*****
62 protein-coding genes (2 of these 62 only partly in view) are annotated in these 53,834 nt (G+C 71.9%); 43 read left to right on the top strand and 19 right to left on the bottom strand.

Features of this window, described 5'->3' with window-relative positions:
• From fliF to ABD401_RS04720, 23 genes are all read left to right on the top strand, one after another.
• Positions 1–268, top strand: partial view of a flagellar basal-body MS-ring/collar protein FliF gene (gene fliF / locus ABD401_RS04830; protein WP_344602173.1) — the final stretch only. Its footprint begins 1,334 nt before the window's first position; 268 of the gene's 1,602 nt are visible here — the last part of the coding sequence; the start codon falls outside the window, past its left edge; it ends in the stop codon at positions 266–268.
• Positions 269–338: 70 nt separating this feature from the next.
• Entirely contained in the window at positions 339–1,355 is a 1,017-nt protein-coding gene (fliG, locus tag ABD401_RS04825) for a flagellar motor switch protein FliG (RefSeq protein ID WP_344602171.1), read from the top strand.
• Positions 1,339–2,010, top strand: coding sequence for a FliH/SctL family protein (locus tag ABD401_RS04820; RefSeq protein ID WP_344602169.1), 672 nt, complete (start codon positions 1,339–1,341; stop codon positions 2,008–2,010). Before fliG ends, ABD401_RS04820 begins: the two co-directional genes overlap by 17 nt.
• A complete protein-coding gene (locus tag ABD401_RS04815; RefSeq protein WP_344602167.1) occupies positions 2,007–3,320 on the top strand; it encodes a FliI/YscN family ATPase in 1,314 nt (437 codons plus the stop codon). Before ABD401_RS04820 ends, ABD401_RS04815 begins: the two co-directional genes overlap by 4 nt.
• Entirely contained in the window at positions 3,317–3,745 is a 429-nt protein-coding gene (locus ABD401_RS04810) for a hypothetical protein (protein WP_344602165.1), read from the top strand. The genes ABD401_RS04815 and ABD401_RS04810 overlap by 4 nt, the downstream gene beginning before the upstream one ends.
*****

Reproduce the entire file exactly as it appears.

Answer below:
62 protein-coding genes (2 of these 62 only partly in view) are annotated in these 53,834 nt (G+C 71.9%); 43 read left to right on the top strand and 19 right to left on the bottom strand.

Features of this window, described 5'->3' with window-relative positions:
• From fliF to ABD401_RS04720, 23 genes are all read left to right on the top strand, one after another.
• Positions 1–268, top strand: partial view of a flagellar basal-body MS-ring/collar protein FliF gene (gene fliF / locus ABD401_RS04830; protein WP_344602173.1) — the final stretch only. Its footprint begins 1,334 nt before the window's first position; 268 of the gene's 1,602 nt are visible here — the last part of the coding sequence; the start codon falls outside the window, past its left edge; it ends in the stop codon at positions 266–268.
• Positions 269–338: 70 nt separating this feature from the next.
• Entirely contained in the window at positions 339–1,355 is a 1,017-nt protein-coding gene (fliG, locus tag ABD401_RS04825) for a flagellar motor switch protein FliG (RefSeq protein ID WP_344602171.1), read from the top strand.
• Positions 1,339–2,010, top strand: coding sequence for a FliH/SctL family protein (locus tag ABD401_RS04820; RefSeq protein ID WP_344602169.1), 672 nt, complete (start codon positions 1,339–1,341; stop codon positions 2,008–2,010). Before fliG ends, ABD401_RS04820 begins: the two co-directional genes overlap by 17 nt.
• A complete protein-coding gene (locus tag ABD401_RS04815; RefSeq protein WP_344602167.1) occupies positions 2,007–3,320 on the top strand; it encodes a FliI/YscN family ATPase in 1,314 nt (437 codons plus the stop codon). Before ABD401_RS04820 ends, ABD401_RS04815 begins: the two co-directional genes overlap by 4 nt.
• Entirely contained in the window at positions 3,317–3,745 is a 429-nt protein-coding gene (locus ABD401_RS04810) for a hypothetical protein (protein WP_344602165.1), read from the top strand. The genes ABD401_RS04815 and ABD401_RS04810 overlap by 4 nt, the downstream gene beginning before the upstream one ends.